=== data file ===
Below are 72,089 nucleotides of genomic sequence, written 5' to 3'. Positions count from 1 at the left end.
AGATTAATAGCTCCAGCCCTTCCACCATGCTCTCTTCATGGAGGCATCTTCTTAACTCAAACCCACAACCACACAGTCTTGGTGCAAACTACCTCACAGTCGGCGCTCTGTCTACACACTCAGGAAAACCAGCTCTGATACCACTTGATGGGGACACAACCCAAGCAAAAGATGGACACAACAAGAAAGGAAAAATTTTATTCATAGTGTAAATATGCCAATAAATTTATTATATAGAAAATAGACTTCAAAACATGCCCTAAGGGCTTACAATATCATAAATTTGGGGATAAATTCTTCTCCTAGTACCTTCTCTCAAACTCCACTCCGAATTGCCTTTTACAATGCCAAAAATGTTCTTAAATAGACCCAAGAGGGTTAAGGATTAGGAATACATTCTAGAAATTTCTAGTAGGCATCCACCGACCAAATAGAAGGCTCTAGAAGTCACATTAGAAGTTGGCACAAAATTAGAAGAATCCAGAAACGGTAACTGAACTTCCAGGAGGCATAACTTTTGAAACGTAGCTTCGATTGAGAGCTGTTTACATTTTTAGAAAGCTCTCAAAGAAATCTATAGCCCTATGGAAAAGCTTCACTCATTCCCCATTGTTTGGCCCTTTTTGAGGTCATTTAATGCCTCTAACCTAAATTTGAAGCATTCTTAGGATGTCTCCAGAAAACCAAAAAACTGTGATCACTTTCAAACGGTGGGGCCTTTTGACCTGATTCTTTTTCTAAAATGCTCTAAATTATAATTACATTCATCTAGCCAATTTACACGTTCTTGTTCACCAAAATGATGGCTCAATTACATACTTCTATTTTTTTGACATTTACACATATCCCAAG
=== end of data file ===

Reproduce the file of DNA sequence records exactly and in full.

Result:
Below are 72,089 nucleotides of genomic sequence, written 5' to 3'. Positions count from 1 at the left end.
AGATTAATAGCTCCAGCCCTTCCACCATGCTCTCTTCATGGAGGCATCTTCTTAACTCAAACCCACAACCACACAGTCTTGGTGCAAACTACCTCACAGTCGGCGCTCTGTCTACACACTCAGGAAAACCAGCTCTGATACCACTTGATGGGGACACAACCCAAGCAAAAGATGGACACAACAAGAAAGGAAAAATTTTATTCATAGTGTAAATATGCCAATAAATTTATTATATAGAAAATAGACTTCAAAACATGCCCTAAGGGCTTACAATATCATAAATTTGGGGATAAATTCTTCTCCTAGTACCTTCTCTCAAACTCCACTCCGAATTGCCTTTTACAATGCCAAAAATGTTCTTAAATAGACCCAAGAGGGTTAAGGATTAGGAATACATTCTAGAAATTTCTAGTAGGCATCCACCGACCAAATAGAAGGCTCTAGAAGTCACATTAGAAGTTGGCACAAAATTAGAAGAATCCAGAAACGGTAACTGAACTTCCAGGAGGCATAACTTTTGAAACGTAGCTTCGATTGAGAGCTGTTTACATTTTTAGAAAGCTCTCAAAGAAATCTATAGCCCTATGGAAAAGCTTCACTCATTCCCCATTGTTTGGCCCTTTTTGAGGTCATTTAATGCCTCTAACCTAAATTTGAAGCATTCTTAGGATGTCTCCAGAAAACCAAAAAACTGTGATCACTTTCAAACGGTGGGGCCTTTTGACCTGATTCTTTTTCTAAAATGCTCTAAATTATAATTACATTCATCTAGCCAATTTACACGTTCTTGTTCACCAAAATGATGGCTCAATTACATACTTCTATTTTTTTGACATTTACACATATCCCAAG